Sand Creek Massacre: The Most Dastardly Episode In American History Of Broken Promises

The Sand Creek massacre, which happened Nov. 29, 1864, was "really the most dastardly episode in American history of broken promises, followed by a massacre,” Indian Wars historian John Monnett told Cowboy State Daily.

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Candy Moulton

November 29, 20238 min read

The photo is a piece of a painting on an elk hide showing Black Kettle with the American Flag and the military attack at Sand Creek. The hide was painted by Northern Arapaho Benjamin Ridgely Sr. The original is on display at the Northern Arapaho Experience Room in the Wind River Hotel and Casino just west of Riverton.
The photo is a piece of a painting on an elk hide showing Black Kettle with the American Flag and the military attack at Sand Creek. The hide was painted by Northern Arapaho Benjamin Ridgely Sr. The original is on display at the Northern Arapaho Experience Room in the Wind River Hotel and Casino just west of Riverton. (Candy Moulton)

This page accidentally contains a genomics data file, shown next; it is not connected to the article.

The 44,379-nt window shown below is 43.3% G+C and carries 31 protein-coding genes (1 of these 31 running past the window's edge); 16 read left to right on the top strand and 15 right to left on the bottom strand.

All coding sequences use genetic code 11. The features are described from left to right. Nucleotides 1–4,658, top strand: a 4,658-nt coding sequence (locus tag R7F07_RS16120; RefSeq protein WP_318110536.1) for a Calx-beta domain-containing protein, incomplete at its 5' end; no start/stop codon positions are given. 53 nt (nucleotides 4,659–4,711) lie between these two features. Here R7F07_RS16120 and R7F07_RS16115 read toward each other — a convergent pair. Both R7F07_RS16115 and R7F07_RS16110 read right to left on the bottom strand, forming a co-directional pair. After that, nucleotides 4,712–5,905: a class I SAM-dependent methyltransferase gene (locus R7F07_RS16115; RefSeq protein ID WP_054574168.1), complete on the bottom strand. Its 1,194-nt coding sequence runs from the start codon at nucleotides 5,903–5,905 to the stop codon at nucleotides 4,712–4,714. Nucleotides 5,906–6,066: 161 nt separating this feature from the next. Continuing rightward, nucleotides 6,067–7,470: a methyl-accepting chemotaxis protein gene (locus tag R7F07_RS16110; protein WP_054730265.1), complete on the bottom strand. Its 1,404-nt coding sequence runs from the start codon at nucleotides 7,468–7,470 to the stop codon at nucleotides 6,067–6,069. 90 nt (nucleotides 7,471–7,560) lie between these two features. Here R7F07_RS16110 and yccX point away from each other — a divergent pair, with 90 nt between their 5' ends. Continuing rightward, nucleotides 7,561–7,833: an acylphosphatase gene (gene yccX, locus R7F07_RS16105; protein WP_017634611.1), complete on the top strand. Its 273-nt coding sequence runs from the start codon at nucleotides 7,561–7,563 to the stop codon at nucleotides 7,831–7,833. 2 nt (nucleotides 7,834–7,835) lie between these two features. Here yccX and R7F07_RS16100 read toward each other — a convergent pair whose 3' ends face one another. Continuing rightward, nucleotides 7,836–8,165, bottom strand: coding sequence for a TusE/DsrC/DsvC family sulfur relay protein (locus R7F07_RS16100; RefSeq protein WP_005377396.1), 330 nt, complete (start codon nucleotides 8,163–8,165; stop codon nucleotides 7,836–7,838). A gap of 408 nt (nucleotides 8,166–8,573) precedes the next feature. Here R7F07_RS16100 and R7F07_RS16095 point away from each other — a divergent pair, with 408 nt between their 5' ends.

Snow covered the ground and it was cold at dawn Nov. 29, 1864, when the 3rd Regiment Colorado Volunteer Cavalry commanded by Col. John Chivington rode into the camp Cheyenne Chief Black Kettle had established along Sand Creek north of the Arkansas River in southeast Colorado.

“They approached the camp,” according to Northern Arapaho Tribal Historic Preservation Officer Ben Ridgley, “and caught our people off guard.”

Black Kettle had been told where to camp by military leaders at Fort Lyon; he even had an American flag flying near his tent. The Arapahos “figured they were at peace and they wasn't going to be bothered by any military,” Ridgley said.

Instead, “Soldiers came upon us from all sides … shots went through my shield, but I was not hit. … I saw many women and children dead and dying,” recalled Little Bear, a Cheyenne warrior who was in the camp that included both Arapaho and Southern Cheyenne people.

In the summer of 1864, small raids by tribal members led to some settler deaths in Colorado. In response, Colorado’s territorial governor ordered formation of the 3rd Regiment Colorado Volunteer Cavalry commanded by Colonel Chivington. These troops had a 100-day enlistment, and that period was nearly over. They had seen no action, earning the nickname “The Bloodless Third.”